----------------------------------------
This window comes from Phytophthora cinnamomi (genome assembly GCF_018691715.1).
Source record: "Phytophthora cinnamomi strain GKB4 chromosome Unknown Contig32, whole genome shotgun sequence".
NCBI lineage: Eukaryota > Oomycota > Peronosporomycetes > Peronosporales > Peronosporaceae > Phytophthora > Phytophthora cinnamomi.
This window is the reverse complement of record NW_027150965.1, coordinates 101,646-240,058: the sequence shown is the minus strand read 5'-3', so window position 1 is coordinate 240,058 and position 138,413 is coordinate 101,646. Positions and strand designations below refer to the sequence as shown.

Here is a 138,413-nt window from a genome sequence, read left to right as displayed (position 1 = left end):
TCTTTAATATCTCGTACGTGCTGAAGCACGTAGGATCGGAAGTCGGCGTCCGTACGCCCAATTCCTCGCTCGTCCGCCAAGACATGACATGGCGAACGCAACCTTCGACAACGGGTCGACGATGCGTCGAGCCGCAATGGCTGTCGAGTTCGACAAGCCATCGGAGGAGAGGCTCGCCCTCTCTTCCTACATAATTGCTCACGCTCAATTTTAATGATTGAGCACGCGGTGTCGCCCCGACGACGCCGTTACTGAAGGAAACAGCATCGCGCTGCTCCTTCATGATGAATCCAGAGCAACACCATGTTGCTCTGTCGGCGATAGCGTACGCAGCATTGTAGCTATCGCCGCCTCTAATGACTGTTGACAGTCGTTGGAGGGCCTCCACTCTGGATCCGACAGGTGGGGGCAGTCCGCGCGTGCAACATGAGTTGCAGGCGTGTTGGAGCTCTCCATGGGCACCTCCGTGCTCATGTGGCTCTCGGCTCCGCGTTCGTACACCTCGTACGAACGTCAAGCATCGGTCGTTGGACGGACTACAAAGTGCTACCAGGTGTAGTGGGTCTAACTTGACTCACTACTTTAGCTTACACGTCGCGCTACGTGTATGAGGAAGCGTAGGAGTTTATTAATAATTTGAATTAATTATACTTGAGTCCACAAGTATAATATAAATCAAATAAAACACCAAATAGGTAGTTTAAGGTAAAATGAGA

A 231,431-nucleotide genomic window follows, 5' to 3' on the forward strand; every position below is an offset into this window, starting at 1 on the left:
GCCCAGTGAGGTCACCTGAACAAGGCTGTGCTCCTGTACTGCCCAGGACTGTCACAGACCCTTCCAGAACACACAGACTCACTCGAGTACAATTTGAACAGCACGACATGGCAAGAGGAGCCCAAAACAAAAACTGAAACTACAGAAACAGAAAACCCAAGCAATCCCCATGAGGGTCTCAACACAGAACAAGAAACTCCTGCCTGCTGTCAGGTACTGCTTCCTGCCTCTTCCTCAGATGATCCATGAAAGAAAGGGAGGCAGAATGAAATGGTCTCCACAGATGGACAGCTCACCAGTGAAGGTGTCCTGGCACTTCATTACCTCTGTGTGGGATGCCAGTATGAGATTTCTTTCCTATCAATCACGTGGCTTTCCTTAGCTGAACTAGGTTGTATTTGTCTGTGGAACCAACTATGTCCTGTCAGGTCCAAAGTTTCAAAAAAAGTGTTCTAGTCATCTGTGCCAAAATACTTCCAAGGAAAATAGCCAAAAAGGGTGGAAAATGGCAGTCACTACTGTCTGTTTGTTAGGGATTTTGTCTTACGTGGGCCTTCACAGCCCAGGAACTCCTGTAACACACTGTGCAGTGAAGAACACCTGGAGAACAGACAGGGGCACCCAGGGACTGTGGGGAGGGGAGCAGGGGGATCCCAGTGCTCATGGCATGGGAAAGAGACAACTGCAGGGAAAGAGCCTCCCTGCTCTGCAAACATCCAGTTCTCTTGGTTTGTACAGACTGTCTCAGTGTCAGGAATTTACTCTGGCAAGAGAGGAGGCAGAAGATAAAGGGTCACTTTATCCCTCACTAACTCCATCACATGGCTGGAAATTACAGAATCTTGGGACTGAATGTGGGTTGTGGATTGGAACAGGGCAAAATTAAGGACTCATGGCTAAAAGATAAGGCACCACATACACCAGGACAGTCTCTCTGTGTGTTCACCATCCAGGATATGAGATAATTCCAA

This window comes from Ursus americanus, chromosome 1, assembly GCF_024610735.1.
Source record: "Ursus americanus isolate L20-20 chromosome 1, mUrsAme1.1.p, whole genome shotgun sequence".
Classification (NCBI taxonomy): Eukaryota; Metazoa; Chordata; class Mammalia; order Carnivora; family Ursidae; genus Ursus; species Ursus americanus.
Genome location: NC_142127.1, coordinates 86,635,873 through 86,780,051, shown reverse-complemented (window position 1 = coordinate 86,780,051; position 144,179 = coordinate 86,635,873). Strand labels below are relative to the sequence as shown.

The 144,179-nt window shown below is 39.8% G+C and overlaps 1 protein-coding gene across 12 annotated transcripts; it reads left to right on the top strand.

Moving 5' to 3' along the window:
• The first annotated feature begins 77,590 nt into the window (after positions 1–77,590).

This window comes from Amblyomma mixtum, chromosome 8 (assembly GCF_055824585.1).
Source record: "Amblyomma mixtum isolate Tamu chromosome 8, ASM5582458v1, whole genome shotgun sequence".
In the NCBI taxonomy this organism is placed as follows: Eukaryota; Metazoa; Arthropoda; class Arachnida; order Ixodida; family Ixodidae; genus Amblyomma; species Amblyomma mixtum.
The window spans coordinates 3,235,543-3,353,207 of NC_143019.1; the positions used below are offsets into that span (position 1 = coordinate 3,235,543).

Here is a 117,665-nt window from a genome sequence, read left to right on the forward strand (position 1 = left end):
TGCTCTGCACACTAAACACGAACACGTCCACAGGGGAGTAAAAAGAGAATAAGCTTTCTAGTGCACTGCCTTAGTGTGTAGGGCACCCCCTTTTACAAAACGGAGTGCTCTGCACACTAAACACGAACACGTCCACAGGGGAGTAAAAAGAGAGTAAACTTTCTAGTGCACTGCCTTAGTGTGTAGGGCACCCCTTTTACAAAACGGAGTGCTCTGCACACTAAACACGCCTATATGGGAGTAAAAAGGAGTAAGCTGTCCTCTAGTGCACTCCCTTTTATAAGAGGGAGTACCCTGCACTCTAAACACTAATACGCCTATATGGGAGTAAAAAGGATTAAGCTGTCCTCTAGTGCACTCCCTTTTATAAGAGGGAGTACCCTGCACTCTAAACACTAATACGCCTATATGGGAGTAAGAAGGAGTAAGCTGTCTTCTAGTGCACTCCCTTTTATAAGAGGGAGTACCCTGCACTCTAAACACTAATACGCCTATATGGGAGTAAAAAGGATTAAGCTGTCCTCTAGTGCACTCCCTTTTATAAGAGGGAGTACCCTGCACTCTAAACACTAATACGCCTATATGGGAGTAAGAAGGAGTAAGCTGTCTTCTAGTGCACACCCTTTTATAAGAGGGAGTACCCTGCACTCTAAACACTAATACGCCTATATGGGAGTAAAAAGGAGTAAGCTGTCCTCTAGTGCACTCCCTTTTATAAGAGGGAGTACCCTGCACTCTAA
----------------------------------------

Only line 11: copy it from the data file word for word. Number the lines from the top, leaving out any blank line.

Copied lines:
Classification (NCBI taxonomy): Eukaryota; Metazoa; Chordata; class Mammalia; order Carnivora; family Ursidae; genus Ursus; species Ursus americanus.